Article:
Bank of Thailand wrestles with cryptocurrency adoption

The Bank of Thailand is wrestling with cryptocurrency – how to adopt its usage and how to regulate it in the face of growing popularity, along with all the dynamics surrounding the new ‘currencies’.. The BOT admits they’re struggling with balancing the innovation in the financial world and protecting investors in a volatile and unstable market. Digital currency fluctuates much more widely than national currencies. Last year the BOT launched a prototype scheme for digital currency as Thailand has tried to attract cryptocurrency tourism. And failed.

Cryptocurrency can be viewed in 2 categories – ones stablised by backing with assets, often called stablecoin, and ones without stable assets backing them, such as the most popular cryptocurrency Bitcoin. Stablecoin can then be fiat-backed, asset-backed or algorithmic. Some stablecoin can be further stabilised by being backed by a national currency, like a cryptocurrency being backed by Thai baht.

Cryptocurrency carries many advantages over traditional currency, especially in an increasingly global market. Fundraising, investing, transferring money and digital purchases are all simplified by crypto, and the BOT believes further digital innovation is inevitable.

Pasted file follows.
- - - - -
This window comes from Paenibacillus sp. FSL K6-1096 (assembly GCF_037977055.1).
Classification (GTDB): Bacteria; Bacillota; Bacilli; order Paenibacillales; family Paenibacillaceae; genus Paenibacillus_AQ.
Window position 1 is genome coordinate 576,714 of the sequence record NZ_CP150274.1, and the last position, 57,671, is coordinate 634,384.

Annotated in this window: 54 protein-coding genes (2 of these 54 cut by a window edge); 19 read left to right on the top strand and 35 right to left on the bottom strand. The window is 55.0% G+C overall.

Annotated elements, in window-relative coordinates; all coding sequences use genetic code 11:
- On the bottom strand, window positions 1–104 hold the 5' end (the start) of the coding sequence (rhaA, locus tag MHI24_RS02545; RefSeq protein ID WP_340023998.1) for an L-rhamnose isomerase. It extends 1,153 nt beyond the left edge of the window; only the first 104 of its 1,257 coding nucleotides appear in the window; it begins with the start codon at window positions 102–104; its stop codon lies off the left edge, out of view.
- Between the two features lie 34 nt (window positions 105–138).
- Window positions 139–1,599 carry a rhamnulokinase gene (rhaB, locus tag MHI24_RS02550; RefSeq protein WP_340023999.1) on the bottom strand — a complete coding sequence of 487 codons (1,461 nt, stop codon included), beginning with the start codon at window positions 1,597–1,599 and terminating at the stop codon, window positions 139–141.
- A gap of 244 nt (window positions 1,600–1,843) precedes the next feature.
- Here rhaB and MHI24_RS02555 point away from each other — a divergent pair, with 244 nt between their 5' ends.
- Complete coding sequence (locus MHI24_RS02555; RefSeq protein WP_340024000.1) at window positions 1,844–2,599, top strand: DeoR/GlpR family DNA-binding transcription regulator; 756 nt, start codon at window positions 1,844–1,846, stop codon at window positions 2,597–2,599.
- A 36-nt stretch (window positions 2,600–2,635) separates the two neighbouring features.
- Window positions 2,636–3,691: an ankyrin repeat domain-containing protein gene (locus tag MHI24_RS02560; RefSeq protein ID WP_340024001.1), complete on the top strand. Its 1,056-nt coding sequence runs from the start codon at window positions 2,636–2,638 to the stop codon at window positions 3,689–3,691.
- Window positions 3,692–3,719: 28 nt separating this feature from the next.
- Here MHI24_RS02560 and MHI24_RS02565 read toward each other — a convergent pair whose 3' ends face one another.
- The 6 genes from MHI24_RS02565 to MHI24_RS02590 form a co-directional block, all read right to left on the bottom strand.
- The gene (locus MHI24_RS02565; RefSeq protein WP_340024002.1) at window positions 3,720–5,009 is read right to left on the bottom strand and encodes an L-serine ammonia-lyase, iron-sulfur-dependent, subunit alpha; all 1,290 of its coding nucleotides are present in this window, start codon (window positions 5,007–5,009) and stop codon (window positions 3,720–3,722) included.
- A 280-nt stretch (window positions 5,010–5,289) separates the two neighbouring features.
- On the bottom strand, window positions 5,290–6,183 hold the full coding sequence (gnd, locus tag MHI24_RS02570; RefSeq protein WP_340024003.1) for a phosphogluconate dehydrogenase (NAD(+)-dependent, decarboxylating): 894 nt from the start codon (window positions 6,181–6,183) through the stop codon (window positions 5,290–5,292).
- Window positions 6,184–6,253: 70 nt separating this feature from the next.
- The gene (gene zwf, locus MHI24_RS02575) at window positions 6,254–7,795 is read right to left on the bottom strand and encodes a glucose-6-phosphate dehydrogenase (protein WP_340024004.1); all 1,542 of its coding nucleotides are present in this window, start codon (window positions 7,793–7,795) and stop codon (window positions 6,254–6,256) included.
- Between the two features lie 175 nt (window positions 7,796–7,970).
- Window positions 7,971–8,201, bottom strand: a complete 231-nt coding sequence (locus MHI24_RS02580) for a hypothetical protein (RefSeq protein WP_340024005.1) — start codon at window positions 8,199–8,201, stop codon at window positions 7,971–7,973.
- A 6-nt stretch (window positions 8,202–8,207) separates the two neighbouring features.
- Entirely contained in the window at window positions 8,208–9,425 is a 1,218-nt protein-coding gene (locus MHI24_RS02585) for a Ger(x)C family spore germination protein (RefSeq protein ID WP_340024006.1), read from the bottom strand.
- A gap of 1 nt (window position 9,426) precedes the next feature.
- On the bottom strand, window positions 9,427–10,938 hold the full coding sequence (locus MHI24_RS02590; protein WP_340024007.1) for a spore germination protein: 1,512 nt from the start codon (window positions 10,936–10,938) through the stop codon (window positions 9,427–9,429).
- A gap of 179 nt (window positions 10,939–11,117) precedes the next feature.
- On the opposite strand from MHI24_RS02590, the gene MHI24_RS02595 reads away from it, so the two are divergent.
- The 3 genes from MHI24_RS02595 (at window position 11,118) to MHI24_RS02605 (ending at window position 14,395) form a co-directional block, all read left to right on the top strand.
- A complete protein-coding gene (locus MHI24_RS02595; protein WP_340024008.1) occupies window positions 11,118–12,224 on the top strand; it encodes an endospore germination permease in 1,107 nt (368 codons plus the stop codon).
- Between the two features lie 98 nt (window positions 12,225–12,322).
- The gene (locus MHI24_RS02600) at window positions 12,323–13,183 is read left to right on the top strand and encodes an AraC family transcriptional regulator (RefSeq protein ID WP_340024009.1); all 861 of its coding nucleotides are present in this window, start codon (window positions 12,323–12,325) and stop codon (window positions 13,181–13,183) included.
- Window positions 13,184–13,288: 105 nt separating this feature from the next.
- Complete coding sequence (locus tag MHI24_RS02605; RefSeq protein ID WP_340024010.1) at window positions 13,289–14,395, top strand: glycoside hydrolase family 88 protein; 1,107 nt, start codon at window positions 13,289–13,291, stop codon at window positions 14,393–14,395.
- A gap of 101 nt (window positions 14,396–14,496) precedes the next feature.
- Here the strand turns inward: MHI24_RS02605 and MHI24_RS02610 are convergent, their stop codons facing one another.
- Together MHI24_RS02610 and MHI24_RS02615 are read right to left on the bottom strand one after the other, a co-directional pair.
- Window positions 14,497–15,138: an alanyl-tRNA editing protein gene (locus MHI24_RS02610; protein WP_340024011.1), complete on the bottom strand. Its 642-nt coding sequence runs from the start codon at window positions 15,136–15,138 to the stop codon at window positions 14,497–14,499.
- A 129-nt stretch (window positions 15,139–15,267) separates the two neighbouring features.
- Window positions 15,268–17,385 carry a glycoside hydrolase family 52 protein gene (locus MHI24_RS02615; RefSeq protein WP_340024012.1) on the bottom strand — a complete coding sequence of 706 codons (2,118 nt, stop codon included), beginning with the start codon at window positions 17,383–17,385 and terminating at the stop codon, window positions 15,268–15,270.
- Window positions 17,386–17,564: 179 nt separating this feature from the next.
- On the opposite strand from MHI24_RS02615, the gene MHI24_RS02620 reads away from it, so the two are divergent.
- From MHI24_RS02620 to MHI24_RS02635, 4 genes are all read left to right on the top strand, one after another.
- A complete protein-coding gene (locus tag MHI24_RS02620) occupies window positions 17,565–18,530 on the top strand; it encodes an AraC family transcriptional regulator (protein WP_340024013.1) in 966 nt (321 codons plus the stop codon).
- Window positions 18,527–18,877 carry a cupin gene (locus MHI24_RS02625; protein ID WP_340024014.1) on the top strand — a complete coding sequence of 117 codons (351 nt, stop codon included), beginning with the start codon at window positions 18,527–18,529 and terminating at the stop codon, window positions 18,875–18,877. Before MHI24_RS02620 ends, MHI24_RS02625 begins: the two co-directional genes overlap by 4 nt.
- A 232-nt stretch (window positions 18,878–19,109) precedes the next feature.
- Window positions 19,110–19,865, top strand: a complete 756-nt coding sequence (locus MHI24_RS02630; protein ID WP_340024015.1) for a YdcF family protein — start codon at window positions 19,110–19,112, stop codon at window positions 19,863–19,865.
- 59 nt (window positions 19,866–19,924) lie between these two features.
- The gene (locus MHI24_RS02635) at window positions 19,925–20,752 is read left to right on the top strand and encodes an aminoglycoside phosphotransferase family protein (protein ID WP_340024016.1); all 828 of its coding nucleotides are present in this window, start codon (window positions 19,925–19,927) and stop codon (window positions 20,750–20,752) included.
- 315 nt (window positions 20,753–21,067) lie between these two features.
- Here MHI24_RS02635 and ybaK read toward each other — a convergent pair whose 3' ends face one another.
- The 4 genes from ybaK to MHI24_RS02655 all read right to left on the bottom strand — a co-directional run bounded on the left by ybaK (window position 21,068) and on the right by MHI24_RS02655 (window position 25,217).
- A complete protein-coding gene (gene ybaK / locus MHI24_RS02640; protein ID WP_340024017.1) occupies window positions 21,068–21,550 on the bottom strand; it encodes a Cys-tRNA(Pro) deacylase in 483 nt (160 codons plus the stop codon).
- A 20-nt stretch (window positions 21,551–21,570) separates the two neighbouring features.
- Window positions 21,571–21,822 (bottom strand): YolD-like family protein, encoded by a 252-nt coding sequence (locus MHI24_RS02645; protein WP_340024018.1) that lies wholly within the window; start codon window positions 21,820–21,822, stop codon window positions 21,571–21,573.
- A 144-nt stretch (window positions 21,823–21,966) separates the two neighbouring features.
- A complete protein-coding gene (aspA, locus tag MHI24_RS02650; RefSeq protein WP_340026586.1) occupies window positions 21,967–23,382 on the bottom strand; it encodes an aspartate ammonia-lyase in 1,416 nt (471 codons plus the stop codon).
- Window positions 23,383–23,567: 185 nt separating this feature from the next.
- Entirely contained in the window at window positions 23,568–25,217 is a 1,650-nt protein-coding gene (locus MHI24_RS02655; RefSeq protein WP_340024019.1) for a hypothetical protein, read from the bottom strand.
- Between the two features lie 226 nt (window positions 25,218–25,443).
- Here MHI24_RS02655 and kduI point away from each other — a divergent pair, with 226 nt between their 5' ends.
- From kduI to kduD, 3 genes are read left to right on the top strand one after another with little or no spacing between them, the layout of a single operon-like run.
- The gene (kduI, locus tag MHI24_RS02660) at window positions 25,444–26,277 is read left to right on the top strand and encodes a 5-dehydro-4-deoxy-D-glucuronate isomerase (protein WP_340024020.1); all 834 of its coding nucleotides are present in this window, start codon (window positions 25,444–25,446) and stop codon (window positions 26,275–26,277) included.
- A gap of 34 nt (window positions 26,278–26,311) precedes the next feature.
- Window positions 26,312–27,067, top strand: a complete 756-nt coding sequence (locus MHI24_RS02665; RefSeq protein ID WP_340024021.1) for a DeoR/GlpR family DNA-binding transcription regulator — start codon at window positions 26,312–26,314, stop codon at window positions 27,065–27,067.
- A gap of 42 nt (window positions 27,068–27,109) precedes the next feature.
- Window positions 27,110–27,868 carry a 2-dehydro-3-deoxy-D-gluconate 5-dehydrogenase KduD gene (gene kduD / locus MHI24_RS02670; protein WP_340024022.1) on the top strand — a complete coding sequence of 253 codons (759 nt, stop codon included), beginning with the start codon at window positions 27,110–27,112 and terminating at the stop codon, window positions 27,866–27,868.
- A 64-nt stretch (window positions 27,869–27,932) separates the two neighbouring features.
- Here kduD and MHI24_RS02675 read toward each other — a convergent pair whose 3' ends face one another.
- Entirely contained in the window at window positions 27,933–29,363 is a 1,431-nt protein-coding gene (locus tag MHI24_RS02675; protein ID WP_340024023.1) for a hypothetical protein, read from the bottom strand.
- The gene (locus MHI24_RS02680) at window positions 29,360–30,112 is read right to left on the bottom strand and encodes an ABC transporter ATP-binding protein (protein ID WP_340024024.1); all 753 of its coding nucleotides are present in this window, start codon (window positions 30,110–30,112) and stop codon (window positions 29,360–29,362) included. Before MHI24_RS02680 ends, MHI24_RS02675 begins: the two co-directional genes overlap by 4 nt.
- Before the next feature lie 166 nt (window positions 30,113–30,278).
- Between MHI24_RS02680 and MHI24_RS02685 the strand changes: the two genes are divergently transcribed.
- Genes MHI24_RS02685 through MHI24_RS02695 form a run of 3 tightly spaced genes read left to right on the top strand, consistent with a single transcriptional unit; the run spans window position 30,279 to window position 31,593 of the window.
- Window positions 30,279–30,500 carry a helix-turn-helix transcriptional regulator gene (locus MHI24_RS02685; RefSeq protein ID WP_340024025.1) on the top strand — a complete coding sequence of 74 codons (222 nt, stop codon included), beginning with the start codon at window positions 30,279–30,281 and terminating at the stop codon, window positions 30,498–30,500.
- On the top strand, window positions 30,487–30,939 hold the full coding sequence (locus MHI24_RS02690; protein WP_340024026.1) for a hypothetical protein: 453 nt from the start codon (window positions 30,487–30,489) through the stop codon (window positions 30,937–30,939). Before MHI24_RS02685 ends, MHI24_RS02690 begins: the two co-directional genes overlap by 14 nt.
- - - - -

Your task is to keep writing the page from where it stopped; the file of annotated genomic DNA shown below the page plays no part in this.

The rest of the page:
The drawbacks of crypto, aside from its famous volatility, are that cryptocurrency aren’t legal tender and the issuers credibility, or lack thereof, may destabilise any financial system tied to crypto. Cybersecurity and consumer protection issues, as well as the ease of money laundering and illegal transactions are other negatives to crypto. Aware of these issues, the BOT requires consultation for any stablecoin before beginning operations.

Cryptocurrency is growing in popularity globally, but not every country is prepared or welcoming. China and Indonesia have limited the trade and use for payment of cryptocurrencies. Japan, Singapore and the UK move forward more cautiously, with monitoring, investor protection, and strong anti-laundering policy.

Meanwhile, the Indian government is to propose a law banning cryptocurrencies, fining anyone trading in the country or even holding such digital assets, according to Reuters. The bill represents one of the world’s strictest policies against cryptocurrencies, penalising possession, issuance, mining, trading and transferring crypto-assets.

That decision comes days after Tesla head Elon Musk announced that the car and tech will now accept Bitcoin as a mode of payment.

“You can now buy a Tesla with Bitcoin,” Musk said in a tweet. Tesla is the first major automaker accepting payments in bitcoin in exchange for its products.

Now, the Bank of Thailand is cautiously looking to launch a cryptocurrency in the near future, weighing the risk against the growing call to embrace new financial innovation. Bitcoin started 2021 at US$29,000 and has skyrocketed, hovering in the US$50-60,000 range.

SOURCE: Thai PBS World

Economy NewsThailand News

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Neill Fronde

Neill is a journalist from the United States with 10+ years broadcasting experience and national news and magazine publications. He graduated with a degree in journalism and communications from the University of California and has been living in Thailand since 2014.

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